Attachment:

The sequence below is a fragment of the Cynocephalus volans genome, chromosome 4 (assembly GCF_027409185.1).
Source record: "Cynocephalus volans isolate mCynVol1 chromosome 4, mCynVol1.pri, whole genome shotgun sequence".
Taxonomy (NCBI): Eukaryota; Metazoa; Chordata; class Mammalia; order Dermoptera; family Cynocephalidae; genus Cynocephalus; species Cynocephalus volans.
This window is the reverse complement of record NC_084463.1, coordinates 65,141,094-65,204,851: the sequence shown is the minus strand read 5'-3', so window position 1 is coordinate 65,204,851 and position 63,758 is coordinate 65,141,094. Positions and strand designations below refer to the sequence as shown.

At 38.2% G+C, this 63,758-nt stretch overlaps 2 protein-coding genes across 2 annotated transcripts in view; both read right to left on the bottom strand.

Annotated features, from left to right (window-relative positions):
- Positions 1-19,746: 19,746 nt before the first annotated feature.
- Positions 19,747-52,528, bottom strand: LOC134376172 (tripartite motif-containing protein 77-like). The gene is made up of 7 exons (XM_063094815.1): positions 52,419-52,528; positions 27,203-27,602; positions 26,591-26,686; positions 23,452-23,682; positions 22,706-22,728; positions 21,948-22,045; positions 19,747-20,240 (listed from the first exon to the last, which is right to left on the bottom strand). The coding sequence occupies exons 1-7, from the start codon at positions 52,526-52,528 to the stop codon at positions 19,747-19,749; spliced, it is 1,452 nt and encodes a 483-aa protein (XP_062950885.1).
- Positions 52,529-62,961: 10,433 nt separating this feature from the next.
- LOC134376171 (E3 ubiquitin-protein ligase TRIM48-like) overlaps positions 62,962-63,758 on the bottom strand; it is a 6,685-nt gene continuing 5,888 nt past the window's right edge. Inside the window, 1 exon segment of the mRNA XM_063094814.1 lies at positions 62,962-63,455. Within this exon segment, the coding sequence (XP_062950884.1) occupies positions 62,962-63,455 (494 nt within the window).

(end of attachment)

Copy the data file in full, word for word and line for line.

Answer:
The sequence below is a fragment of the Cynocephalus volans genome, chromosome 4 (assembly GCF_027409185.1).
Source record: "Cynocephalus volans isolate mCynVol1 chromosome 4, mCynVol1.pri, whole genome shotgun sequence".
Taxonomy (NCBI): Eukaryota; Metazoa; Chordata; class Mammalia; order Dermoptera; family Cynocephalidae; genus Cynocephalus; species Cynocephalus volans.
This window is the reverse complement of record NC_084463.1, coordinates 65,141,094-65,204,851: the sequence shown is the minus strand read 5'-3', so window position 1 is coordinate 65,204,851 and position 63,758 is coordinate 65,141,094. Positions and strand designations below refer to the sequence as shown.

At 38.2% G+C, this 63,758-nt stretch overlaps 2 protein-coding genes across 2 annotated transcripts in view; both read right to left on the bottom strand.

Annotated features, from left to right (window-relative positions):
- Positions 1-19,746: 19,746 nt before the first annotated feature.
- Positions 19,747-52,528, bottom strand: LOC134376172 (tripartite motif-containing protein 77-like). The gene is made up of 7 exons (XM_063094815.1): positions 52,419-52,528; positions 27,203-27,602; positions 26,591-26,686; positions 23,452-23,682; positions 22,706-22,728; positions 21,948-22,045; positions 19,747-20,240 (listed from the first exon to the last, which is right to left on the bottom strand). The coding sequence occupies exons 1-7, from the start codon at positions 52,526-52,528 to the stop codon at positions 19,747-19,749; spliced, it is 1,452 nt and encodes a 483-aa protein (XP_062950885.1).
- Positions 52,529-62,961: 10,433 nt separating this feature from the next.
- LOC134376171 (E3 ubiquitin-protein ligase TRIM48-like) overlaps positions 62,962-63,758 on the bottom strand; it is a 6,685-nt gene continuing 5,888 nt past the window's right edge. Inside the window, 1 exon segment of the mRNA XM_063094814.1 lies at positions 62,962-63,455. Within this exon segment, the coding sequence (XP_062950884.1) occupies positions 62,962-63,455 (494 nt within the window).